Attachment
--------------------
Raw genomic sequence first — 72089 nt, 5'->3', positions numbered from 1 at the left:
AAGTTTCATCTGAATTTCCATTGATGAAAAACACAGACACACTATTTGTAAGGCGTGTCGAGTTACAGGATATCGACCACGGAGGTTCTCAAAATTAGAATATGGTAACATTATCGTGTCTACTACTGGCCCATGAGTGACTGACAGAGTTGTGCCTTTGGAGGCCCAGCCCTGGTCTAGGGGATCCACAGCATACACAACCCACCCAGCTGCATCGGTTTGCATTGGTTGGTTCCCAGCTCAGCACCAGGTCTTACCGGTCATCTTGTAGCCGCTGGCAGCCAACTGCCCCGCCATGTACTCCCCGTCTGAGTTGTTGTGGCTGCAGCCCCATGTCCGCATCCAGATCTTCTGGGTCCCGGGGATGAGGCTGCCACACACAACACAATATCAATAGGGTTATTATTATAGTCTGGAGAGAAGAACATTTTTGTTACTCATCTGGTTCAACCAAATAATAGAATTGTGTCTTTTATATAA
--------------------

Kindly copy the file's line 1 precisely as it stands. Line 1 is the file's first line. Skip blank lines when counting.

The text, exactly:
Raw genomic sequence first — 72089 nt, 5'->3', positions numbered from 1 at the left: